The excessive use of antibiotics in humans and animals has severely damaged China’s major rivers, with bodies of water near populated cities such as Beijing, Tianjin and Shanghai showing some of the highest concentrations of contamination.
In 2013, China’s total consumption of antibiotics was recorded at 162,000 tons, with humans consuming 48 percent and animals consuming the rest, according to a study from the Guangzhou Institute of Geochemistry.
Accounting for nearly half of the consumption of the world’s antibiotics, “China is the world’s biggest consumer,” Ying Guangguo, the study’s lead researcher, told the New York Times.
Chinese health care providers consider antibiotics to be a primary remedy for many illnesses, and they are often available without prescriptions. Farmers, meanwhile, add antibiotics into animals’ foods to boost the production. As antibiotics found in China’s water come primarily from human and animal excretion, waterways near the most densely populated regions, such as areas around the Hai River in the north and Pearl River in the south, are shown to have the highest antibiotic concentrations.
The government has taken efforts to monitor and limit the amount of antibiotics used in major hospitals, but sales still go unregulated in smaller hospitals and clinics. As for animals, “there are no regulations for poultry and pig farms in China for how to manage their wastewater,” says Ying. “It all depends on the environmental consciousness of farm owners. Small owners tend to discharge wastewater directly into rivers because wastewater treatment is expensive.”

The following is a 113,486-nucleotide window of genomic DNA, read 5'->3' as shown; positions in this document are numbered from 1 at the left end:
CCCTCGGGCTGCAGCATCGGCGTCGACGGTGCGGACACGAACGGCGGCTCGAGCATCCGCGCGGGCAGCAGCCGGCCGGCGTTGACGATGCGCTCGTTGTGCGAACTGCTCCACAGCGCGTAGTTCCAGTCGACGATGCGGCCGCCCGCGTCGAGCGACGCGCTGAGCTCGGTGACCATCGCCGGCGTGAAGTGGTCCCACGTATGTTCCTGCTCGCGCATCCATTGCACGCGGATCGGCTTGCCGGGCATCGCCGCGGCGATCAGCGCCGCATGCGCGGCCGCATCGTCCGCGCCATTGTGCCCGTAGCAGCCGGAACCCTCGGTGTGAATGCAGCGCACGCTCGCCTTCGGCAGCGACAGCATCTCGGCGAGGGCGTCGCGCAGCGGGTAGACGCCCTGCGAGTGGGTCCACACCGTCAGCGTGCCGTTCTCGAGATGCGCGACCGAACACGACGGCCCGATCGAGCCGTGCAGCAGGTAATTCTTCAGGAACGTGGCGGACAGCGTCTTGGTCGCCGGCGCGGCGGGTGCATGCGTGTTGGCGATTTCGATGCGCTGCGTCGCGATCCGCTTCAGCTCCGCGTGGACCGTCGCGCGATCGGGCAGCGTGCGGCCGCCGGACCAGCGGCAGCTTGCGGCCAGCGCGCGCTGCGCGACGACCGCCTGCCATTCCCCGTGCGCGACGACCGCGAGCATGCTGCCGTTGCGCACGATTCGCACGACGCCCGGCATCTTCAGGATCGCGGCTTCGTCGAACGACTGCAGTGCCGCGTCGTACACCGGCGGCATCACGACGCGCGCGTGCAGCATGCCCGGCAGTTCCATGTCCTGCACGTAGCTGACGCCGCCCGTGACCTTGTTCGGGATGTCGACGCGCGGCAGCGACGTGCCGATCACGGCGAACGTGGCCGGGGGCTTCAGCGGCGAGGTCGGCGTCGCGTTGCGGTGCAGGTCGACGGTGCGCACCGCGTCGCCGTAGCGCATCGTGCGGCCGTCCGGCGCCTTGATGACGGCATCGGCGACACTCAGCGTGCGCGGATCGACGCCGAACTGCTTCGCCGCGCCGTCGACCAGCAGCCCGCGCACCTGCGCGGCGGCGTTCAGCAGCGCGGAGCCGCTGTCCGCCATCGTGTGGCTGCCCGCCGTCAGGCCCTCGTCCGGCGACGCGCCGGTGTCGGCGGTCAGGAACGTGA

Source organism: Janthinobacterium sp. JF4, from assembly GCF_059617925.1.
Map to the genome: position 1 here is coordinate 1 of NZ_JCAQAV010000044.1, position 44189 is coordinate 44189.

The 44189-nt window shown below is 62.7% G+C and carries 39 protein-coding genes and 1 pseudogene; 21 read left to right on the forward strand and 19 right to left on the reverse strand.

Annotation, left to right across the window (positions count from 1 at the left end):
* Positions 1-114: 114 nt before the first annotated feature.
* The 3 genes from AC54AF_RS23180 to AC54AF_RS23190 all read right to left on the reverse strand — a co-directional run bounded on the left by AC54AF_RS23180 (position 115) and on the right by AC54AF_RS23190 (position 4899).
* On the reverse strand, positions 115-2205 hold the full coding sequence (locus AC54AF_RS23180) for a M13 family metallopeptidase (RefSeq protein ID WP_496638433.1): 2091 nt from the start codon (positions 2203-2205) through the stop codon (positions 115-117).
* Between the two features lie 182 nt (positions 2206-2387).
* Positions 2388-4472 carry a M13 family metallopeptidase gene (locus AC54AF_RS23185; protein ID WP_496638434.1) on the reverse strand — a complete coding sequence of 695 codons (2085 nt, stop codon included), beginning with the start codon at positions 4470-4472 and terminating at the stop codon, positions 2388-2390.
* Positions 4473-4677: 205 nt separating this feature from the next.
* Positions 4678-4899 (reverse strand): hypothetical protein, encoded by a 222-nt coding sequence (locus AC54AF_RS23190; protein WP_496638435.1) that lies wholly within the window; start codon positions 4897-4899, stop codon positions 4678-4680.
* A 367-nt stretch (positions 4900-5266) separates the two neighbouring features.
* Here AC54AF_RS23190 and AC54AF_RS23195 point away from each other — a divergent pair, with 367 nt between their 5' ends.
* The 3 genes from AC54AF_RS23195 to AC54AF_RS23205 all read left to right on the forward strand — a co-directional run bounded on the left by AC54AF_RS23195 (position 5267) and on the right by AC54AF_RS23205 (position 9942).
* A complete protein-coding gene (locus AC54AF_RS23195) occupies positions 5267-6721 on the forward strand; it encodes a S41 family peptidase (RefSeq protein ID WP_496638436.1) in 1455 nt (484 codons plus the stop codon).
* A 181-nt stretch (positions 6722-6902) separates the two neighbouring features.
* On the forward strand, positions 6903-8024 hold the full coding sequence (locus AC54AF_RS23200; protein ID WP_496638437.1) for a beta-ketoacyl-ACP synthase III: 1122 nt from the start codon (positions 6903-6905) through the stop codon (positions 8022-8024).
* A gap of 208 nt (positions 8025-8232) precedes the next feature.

Knowing that bacteria can actually thrive with the overuse of antibiotics, experts are concerned that the powerful medicines will soon begin to lose effectiveness.
“Although our study does not show directly that high levels of antibiotics in water would lead to drug resistance in humans, antibiotic pollutants have negative impacts on the ecosystem,” says Ying. “And since we are living in the environment and interacting with it, it will eventually affect our health.”
Last year, a report revealed that 68 kinds of antibiotics were found in China’s surface water along with 90 other non-antibiotic medical ingredients.
[Image via EpochTimes]
By Sharon Choi